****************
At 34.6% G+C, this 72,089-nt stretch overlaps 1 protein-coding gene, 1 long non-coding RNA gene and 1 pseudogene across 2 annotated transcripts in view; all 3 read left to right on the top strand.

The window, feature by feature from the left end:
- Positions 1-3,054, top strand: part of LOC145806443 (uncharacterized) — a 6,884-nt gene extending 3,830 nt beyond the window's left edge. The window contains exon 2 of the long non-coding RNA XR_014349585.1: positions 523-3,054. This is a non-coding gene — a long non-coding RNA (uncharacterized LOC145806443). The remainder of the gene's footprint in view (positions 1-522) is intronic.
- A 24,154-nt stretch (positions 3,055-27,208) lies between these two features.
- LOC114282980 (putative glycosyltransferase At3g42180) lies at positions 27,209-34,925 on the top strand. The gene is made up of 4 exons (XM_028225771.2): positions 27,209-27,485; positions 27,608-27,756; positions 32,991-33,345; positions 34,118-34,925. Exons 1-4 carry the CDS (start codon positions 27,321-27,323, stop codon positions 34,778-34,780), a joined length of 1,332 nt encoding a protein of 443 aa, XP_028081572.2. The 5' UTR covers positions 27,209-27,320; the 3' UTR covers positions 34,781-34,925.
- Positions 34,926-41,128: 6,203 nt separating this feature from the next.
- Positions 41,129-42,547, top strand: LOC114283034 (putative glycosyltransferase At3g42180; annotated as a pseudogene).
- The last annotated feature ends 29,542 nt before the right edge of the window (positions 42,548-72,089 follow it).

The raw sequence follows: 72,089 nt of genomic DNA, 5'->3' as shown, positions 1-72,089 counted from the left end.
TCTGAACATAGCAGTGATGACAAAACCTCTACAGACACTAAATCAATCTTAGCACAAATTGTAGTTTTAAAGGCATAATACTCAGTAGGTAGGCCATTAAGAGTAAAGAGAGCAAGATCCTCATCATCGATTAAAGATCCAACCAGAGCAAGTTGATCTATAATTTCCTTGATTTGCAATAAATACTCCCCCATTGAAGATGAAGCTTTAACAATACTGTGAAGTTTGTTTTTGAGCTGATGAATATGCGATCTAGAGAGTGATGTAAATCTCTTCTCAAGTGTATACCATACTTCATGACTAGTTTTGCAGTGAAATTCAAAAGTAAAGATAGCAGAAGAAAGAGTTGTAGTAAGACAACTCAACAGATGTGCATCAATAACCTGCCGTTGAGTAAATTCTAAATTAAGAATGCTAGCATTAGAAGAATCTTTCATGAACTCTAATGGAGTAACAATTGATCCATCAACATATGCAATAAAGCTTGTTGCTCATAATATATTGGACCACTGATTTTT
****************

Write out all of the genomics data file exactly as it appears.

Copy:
At 34.6% G+C, this 72,089-nt stretch overlaps 1 protein-coding gene, 1 long non-coding RNA gene and 1 pseudogene across 2 annotated transcripts in view; all 3 read left to right on the top strand.

The window, feature by feature from the left end:
- Positions 1-3,054, top strand: part of LOC145806443 (uncharacterized) — a 6,884-nt gene extending 3,830 nt beyond the window's left edge. The window contains exon 2 of the long non-coding RNA XR_014349585.1: positions 523-3,054. This is a non-coding gene — a long non-coding RNA (uncharacterized LOC145806443). The remainder of the gene's footprint in view (positions 1-522) is intronic.
- A 24,154-nt stretch (positions 3,055-27,208) lies between these two features.
- LOC114282980 (putative glycosyltransferase At3g42180) lies at positions 27,209-34,925 on the top strand. The gene is made up of 4 exons (XM_028225771.2): positions 27,209-27,485; positions 27,608-27,756; positions 32,991-33,345; positions 34,118-34,925. Exons 1-4 carry the CDS (start codon positions 27,321-27,323, stop codon positions 34,778-34,780), a joined length of 1,332 nt encoding a protein of 443 aa, XP_028081572.2. The 5' UTR covers positions 27,209-27,320; the 3' UTR covers positions 34,781-34,925.
- Positions 34,926-41,128: 6,203 nt separating this feature from the next.
- Positions 41,129-42,547, top strand: LOC114283034 (putative glycosyltransferase At3g42180; annotated as a pseudogene).
- The last annotated feature ends 29,542 nt before the right edge of the window (positions 42,548-72,089 follow it).

The raw sequence follows: 72,089 nt of genomic DNA, 5'->3' as shown, positions 1-72,089 counted from the left end.
TCTGAACATAGCAGTGATGACAAAACCTCTACAGACACTAAATCAATCTTAGCACAAATTGTAGTTTTAAAGGCATAATACTCAGTAGGTAGGCCATTAAGAGTAAAGAGAGCAAGATCCTCATCATCGATTAAAGATCCAACCAGAGCAAGTTGATCTATAATTTCCTTGATTTGCAATAAATACTCCCCCATTGAAGATGAAGCTTTAACAATACTGTGAAGTTTGTTTTTGAGCTGATGAATATGCGATCTAGAGAGTGATGTAAATCTCTTCTCAAGTGTATACCATACTTCATGACTAGTTTTGCAGTGAAATTCAAAAGTAAAGATAGCAGAAGAAAGAGTTGTAGTAAGACAACTCAACAGATGTGCATCAATAACCTGCCGTTGAGTAAATTCTAAATTAAGAATGCTAGCATTAGAAGAATCTTTCATGAACTCTAATGGAGTAACAATTGATCCATCAACATATGCAATAAAGCTTGTTGCTCATAATATATTGGACCACTGATTTTT